Due to the current COVID-19 pandemic, we currently meet for outdoor worship at 10:00 am, and online worship at 10:00 am & 5:00 pm on Sundays at 8thstreet.online.church.

Worshiping Sundays at 5pm | 701 NW 8th St, Oklahoma City, OK 73102


Being Good and Useful Neighbors

We’ve been asking and praying this question: what does it look like to be a spiritual community of hope and transformation that lives the way of Jesus? (Need to catch up? Click here and here.)

It’s pretty clear to us that living the way of Jesus includes being good and useful neighbors. And we have many neighbors – and most of them we don’t know yet. But we believe firmly that being good and useful neighbors must begin first with the neighbors we do know, and especially the neighbors among us who are the most vulnerable.

So we will be good and useful neighbors to the children in our church and in our city!

“Repeat them again and again to your children”
This has been a central theme for the people of God for a long, long time. The Shema, one of the best-known and most important portions of the Hebrew scriptures, gives very clear instructions about investing in future generations. The command is clear: don’t forget what the Lord has done for you. And don’t let future generations forget either!

It’s a strong command, but it’s not just for parents. Family in that culture wasn’t limited to Mom and Dad or even grandparents. A more accurate translation is “household” or even “community” or “faith community.” It could read, “teach these things to your children, Ya’ll.” Because these children are “all-ya’all’s children”!

Have we abandoned our children?
This is a struggle for us in 21st century America. We don’t value our children collectively or see them as the future of our community. Now you might say, “we love our kids!” And yes, we do generally love our own kids. But as a culture, as communities, we don’t love our kids for the sake of kids or for the sake of the collective whole. And we don’t do such a good job of valuing the kids who don’t belong to us. (Although I love how Glennon Melton puts it – “there is no such thing as other peoples’ children.”)

Our culture values rugged individualism and isolationism, and over time it seems these values have led us, as a cultural system, to abandon the young.

Today kids are welcomed when and if -- they perform well enough to be accepted.
Today children are welcomed when and if -- they conform to others’ expectations.
Today teenagers are welcomed when and if -- they portray an image that is pleasing.

We see this in our education system, in sports and recreation, in families, and sadly even in our churches. It’s important for us to know this about ourselves, because we want to learn from our own mistakes.

Being Good and Useful Neighbors for our Kids
It is our collective responsibility to care for our kids and tell them the stories of God that shape us. We want to include them, to teach them, to celebrate them, and to love them well.

So we will not push them to the edges or hand them off to someone else. Nor will we expect them to be someone they are not. They are kids -- and they are great! And isn’t that exactly who Jesus said had this kingdom of Heaven thing figured out anyway (Luke 18.16)?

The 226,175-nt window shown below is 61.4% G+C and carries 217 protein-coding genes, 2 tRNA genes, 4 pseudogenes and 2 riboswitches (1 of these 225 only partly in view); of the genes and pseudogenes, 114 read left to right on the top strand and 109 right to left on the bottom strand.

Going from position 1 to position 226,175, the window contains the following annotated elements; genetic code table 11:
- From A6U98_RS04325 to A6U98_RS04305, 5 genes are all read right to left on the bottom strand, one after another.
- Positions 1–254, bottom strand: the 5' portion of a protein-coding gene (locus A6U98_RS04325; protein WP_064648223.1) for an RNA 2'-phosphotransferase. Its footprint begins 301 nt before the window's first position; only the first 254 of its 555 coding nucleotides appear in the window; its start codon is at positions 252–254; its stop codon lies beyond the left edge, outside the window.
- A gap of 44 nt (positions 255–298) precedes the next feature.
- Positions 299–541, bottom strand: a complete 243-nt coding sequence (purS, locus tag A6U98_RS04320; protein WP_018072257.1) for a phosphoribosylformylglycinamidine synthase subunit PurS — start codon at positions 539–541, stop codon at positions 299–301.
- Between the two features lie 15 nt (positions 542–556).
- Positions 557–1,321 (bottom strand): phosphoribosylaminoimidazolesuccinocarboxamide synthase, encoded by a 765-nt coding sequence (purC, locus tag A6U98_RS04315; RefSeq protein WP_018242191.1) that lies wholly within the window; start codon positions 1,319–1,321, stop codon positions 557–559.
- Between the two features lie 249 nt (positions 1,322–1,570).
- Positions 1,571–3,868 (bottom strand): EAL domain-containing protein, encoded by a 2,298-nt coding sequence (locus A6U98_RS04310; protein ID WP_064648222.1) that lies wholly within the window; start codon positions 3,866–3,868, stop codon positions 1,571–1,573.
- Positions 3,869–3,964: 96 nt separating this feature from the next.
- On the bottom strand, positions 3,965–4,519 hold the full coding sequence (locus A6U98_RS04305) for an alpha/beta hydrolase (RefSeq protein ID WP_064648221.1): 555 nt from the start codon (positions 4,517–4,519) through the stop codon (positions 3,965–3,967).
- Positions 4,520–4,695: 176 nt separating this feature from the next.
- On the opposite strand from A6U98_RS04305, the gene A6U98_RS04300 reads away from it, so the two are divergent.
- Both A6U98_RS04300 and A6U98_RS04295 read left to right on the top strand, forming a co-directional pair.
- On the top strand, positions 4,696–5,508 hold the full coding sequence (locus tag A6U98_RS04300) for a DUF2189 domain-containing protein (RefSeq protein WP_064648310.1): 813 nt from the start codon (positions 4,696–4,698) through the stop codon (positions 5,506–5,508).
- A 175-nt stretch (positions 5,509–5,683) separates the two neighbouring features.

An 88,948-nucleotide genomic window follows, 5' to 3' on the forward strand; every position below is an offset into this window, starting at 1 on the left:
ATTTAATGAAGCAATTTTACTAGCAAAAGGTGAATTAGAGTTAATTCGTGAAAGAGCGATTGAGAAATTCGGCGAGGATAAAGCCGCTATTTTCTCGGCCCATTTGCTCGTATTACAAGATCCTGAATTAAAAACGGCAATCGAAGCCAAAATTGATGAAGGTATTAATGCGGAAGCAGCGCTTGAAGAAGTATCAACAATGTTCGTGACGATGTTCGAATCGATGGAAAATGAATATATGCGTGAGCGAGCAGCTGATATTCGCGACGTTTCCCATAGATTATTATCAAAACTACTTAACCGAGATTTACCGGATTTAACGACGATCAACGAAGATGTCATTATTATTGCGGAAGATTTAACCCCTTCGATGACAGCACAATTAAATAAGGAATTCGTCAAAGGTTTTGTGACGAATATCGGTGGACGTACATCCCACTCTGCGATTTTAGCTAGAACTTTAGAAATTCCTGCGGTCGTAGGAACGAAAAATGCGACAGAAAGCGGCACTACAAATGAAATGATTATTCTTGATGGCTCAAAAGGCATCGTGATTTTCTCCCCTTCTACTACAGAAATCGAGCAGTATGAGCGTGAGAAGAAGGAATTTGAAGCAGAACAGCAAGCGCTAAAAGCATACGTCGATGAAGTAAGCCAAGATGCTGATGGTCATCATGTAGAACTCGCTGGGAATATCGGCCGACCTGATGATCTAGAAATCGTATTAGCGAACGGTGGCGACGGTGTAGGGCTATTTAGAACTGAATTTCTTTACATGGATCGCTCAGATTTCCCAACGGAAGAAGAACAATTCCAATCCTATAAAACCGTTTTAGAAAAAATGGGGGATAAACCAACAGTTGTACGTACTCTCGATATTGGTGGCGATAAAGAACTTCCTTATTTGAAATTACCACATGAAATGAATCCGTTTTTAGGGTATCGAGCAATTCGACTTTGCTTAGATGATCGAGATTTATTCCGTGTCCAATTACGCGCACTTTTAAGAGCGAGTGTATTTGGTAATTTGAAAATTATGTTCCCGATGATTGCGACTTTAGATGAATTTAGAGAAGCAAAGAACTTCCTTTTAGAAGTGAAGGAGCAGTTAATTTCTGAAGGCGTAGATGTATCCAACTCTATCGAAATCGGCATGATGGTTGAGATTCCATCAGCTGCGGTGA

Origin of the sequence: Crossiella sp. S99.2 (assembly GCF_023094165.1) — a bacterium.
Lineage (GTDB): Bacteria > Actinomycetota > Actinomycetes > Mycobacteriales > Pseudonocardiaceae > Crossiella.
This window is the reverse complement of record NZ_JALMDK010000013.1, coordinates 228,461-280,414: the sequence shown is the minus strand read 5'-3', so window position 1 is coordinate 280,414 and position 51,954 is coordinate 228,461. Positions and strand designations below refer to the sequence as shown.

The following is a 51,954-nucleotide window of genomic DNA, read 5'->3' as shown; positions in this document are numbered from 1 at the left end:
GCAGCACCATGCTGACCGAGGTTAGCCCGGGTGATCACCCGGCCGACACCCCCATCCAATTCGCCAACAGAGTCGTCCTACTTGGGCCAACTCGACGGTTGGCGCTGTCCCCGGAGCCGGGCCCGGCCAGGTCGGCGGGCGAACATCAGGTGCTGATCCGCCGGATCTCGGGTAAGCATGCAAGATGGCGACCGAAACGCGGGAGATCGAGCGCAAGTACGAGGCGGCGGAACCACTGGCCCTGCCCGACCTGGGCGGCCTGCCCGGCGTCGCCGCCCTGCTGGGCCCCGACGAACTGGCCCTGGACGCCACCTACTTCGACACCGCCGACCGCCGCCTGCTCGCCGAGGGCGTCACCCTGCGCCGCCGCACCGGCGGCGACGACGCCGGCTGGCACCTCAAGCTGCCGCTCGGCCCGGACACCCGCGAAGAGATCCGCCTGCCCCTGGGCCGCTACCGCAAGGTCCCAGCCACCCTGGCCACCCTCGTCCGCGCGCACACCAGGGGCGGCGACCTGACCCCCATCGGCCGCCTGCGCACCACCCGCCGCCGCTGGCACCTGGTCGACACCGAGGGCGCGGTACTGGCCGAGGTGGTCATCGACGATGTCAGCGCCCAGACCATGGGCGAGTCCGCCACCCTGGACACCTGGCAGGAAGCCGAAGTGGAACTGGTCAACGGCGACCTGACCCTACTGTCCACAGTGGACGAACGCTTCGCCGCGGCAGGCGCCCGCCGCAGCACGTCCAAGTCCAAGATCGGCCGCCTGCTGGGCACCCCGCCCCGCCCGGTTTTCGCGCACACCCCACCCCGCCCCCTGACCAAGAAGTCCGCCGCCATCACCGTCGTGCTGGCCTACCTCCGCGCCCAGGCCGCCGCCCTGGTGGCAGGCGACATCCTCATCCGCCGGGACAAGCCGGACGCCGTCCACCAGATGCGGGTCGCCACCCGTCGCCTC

In the last six months, we have watched a small group of dedicated volunteers teach, play, rock, sing, and change diapers with our youngest parishioners every week. Their work is crucial to the mission of our church and to the spiritual formation of our kids. Our small church is also full of educators, counselors, and advocates for children. We recognize that although they may be caring for kids outside of our church community, they are caring for our kids. We are grateful for them, and we celebrate the real and good work they do!

As we pray and plan for the future, there are three steps we see as necessary to being the best neighbors we can be for our kids. Please pray with us about these things.

  1. We will focus on the intentional spiritual formation of our youngest children, ages 0-5. We already have volunteer teachers and nursery workers who are doing a great job every week! We know they absorb more at this age than we realize, and we want to use every means possible to help them know what it means to live the way of Jesus.
  2. We will focus on the intentional spiritual formation of our elementary age kids, 1st-5th graders. We have kids of these ages in our worship services every week, and we have a children’s sermon for them once a month. We want to continue to find ways to engage our kids in service and find creative and meaningful ways for them to learn what it means to live the way of Jesus.
  3. We will find ways to be good neighbors to the children of our city. Oklahoma City’s kids are in need of relationships, food, education, and safety, and there are many agencies and ministries doing great work in these areas. We are praying for God’s guidance as we look for our church’s specific role, whether that be through foster care, educational advocacy, after school programs, or something else.

In order to do what we want and need to do, we are also praying for a ministry leader in this area. The children of our church and our city are important enough that we want someone whose time and attention is dedicated to them. Our kids belong to all of us, but we are praying for a leader who will advocate for our kids and help our congregation care for them like we want to.

Please join us in praying for these things. And as you do, know that you are not just helping us live into our mission, you also are being good and useful neighbors to the children of our church and our city!